Integration of the whole person. Integration of multiple disciplines. Integration of different foundational principles. Integration of nature, etc. It seems logical to approach health care from this perspective but here in America, this is not the case. All of these aspects are part of what one would call Integrative medicine and while some integrative medicines are beginning to emerge locally, it is more unique. The westernized traditional medicine we see here is based upon a model of single system failure. Various specialties or disciplines view their patient's complaints via their chosen organ or model of study. So if a 55 year old overweight male goes to the orthopedist with a Left shoulder pain, he will most definately have some deconditioned shoulder muscles and so is likely to be diagnosed with a Left shoulder orthopedic problem. That same person may present to their cardiologist the next day to get his blood work about high cholesterol but by the doctor not routinely addressing lifestyle changes and only looking at the blood work from last week , the doctor fails to learn the patient has stopped attending the gym due to regular indigestion and left shoulder pain. Day four the patient attends physical therapy as referred by his orthopedist for his shoulder and tells the therapist how stressed he has been due to a job lay off and is concerned he may not be able to attend sessions due to cost. The physical therapist notes that his shoulder is stronger than she would expect for the diagnosis but since the doctor has sent a specific protocol with this diagnosis instead of an order to genuinely evaluate and treat, she treats the shoulder as ordered and refers the client to the billing office to assess financial needs. Day 5, The patient is rushed to the ER and is diagnosed with a massive heart attack. How could three medical professionals not notice the signs????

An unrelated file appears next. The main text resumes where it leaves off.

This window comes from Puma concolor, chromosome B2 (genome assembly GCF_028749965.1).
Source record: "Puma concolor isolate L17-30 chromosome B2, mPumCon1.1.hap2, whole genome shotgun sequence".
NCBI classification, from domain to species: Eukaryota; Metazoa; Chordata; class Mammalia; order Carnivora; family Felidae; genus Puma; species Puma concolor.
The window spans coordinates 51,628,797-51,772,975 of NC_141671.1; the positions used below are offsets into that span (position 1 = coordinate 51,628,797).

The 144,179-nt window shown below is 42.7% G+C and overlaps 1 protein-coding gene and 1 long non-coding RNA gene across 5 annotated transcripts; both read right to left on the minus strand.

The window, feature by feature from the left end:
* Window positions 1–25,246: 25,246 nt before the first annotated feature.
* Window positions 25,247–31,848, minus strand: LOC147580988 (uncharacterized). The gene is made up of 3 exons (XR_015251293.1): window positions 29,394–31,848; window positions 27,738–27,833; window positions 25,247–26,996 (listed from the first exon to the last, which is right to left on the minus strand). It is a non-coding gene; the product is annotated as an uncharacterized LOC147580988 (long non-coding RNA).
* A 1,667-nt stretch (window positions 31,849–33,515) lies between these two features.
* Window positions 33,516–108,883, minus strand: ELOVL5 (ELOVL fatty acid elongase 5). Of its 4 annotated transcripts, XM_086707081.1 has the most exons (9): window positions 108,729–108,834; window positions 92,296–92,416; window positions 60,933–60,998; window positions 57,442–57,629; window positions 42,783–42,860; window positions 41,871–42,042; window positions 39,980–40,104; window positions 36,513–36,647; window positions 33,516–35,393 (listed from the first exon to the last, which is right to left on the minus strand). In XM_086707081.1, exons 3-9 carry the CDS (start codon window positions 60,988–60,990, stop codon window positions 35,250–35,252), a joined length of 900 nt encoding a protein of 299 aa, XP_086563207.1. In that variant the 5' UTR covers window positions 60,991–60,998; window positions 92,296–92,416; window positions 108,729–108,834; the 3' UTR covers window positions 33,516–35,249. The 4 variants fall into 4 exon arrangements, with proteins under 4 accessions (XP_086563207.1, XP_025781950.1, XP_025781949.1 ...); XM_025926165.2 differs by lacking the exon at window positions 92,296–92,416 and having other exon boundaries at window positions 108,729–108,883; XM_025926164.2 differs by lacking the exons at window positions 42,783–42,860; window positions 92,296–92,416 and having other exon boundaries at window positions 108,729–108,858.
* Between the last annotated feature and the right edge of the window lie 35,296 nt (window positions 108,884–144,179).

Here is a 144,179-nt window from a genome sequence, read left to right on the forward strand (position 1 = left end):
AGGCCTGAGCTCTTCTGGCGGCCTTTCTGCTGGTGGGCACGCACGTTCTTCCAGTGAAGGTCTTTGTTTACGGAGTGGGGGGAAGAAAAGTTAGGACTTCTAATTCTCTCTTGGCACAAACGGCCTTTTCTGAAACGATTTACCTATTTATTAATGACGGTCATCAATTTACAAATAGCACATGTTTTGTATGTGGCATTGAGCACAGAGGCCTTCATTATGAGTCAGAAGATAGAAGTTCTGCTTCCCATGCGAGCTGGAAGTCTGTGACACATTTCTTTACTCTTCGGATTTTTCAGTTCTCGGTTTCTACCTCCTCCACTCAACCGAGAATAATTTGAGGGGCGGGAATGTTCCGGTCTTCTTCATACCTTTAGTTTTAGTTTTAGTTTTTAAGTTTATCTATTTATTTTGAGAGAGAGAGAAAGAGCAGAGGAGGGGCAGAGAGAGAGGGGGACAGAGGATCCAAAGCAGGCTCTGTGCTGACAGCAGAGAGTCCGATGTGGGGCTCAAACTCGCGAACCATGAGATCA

The answer is a classic lack of integrating all the pieces. Each of these people knows the heart refers pain to the left shoulder. They know that stress, poor diet, obesity and high cholesterol can lead to cardiac disease but the connections are not readily seen in a system where evaluation looks endlessly for the missing tree instead of the state of the forest. The pieces only add up to the whole when the whole is seen as the summation of it's pieces. Integrative medicine professionals like myself aim to take their evaluations as a possible piece of the puzzle. Objectives are flexible and subject to the patient's report or subjective. We continuously seek to find co team members that may be able to facillitate our procedures for better overall outcomes without compromising the effects of our own approach. I as an integrative physical therapist may address chronic pain by referring out to a psychologist who specializes in chronic pain so that my client may work with me from that approach. An integrative physician may utililize Acupuncture or refer a stressed out back pain patient to yoga instead of traditional PT. The concept makes sense in an industry that is obviously broken. It takes a villiage to raise a child. Why manage healthcare from the point of ego????